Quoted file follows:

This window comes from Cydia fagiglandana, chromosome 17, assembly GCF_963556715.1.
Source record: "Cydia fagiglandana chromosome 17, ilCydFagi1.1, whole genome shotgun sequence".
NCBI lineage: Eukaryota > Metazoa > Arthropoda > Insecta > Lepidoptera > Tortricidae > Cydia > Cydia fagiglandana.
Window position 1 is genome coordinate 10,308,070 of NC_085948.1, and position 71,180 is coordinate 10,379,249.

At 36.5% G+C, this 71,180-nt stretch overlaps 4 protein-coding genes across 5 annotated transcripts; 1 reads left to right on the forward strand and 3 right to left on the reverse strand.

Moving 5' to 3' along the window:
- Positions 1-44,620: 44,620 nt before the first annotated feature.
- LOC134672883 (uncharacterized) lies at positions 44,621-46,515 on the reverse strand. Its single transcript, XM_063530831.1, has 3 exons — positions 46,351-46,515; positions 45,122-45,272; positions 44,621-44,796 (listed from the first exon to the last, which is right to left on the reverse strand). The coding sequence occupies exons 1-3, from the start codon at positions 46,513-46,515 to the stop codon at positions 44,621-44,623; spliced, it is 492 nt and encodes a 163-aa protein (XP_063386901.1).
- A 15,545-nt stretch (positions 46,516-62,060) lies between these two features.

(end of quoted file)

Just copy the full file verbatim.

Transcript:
This window comes from Cydia fagiglandana, chromosome 17, assembly GCF_963556715.1.
Source record: "Cydia fagiglandana chromosome 17, ilCydFagi1.1, whole genome shotgun sequence".
NCBI lineage: Eukaryota > Metazoa > Arthropoda > Insecta > Lepidoptera > Tortricidae > Cydia > Cydia fagiglandana.
Window position 1 is genome coordinate 10,308,070 of NC_085948.1, and position 71,180 is coordinate 10,379,249.

At 36.5% G+C, this 71,180-nt stretch overlaps 4 protein-coding genes across 5 annotated transcripts; 1 reads left to right on the forward strand and 3 right to left on the reverse strand.

Moving 5' to 3' along the window:
- Positions 1-44,620: 44,620 nt before the first annotated feature.
- LOC134672883 (uncharacterized) lies at positions 44,621-46,515 on the reverse strand. Its single transcript, XM_063530831.1, has 3 exons — positions 46,351-46,515; positions 45,122-45,272; positions 44,621-44,796 (listed from the first exon to the last, which is right to left on the reverse strand). The coding sequence occupies exons 1-3, from the start codon at positions 46,513-46,515 to the stop codon at positions 44,621-44,623; spliced, it is 492 nt and encodes a 163-aa protein (XP_063386901.1).
- A 15,545-nt stretch (positions 46,516-62,060) lies between these two features.